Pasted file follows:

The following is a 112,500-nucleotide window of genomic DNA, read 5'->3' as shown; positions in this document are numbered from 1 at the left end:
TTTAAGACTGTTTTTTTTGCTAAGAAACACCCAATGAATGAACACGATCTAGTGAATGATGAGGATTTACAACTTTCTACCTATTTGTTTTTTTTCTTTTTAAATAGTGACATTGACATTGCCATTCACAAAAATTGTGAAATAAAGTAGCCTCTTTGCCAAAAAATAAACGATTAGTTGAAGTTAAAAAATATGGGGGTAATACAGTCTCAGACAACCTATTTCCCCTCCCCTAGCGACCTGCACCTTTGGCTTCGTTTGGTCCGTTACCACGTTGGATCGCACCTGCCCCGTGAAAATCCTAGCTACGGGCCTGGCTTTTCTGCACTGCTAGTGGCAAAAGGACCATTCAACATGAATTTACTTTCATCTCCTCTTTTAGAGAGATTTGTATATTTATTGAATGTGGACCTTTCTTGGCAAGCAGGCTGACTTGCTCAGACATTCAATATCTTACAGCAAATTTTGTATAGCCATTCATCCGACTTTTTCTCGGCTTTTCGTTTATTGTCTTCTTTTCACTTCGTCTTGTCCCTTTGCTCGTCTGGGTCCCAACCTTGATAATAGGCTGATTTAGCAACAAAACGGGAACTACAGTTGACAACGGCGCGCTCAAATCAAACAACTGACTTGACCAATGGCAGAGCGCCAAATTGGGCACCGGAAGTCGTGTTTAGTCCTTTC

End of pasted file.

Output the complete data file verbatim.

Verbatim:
The following is a 112,500-nucleotide window of genomic DNA, read 5'->3' as shown; positions in this document are numbered from 1 at the left end:
TTTAAGACTGTTTTTTTTGCTAAGAAACACCCAATGAATGAACACGATCTAGTGAATGATGAGGATTTACAACTTTCTACCTATTTGTTTTTTTTCTTTTTAAATAGTGACATTGACATTGCCATTCACAAAAATTGTGAAATAAAGTAGCCTCTTTGCCAAAAAATAAACGATTAGTTGAAGTTAAAAAATATGGGGGTAATACAGTCTCAGACAACCTATTTCCCCTCCCCTAGCGACCTGCACCTTTGGCTTCGTTTGGTCCGTTACCACGTTGGATCGCACCTGCCCCGTGAAAATCCTAGCTACGGGCCTGGCTTTTCTGCACTGCTAGTGGCAAAAGGACCATTCAACATGAATTTACTTTCATCTCCTCTTTTAGAGAGATTTGTATATTTATTGAATGTGGACCTTTCTTGGCAAGCAGGCTGACTTGCTCAGACATTCAATATCTTACAGCAAATTTTGTATAGCCATTCATCCGACTTTTTCTCGGCTTTTCGTTTATTGTCTTCTTTTCACTTCGTCTTGTCCCTTTGCTCGTCTGGGTCCCAACCTTGATAATAGGCTGATTTAGCAACAAAACGGGAACTACAGTTGACAACGGCGCGCTCAAATCAAACAACTGACTTGACCAATGGCAGAGCGCCAAATTGGGCACCGGAAGTCGTGTTTAGTCCTTTC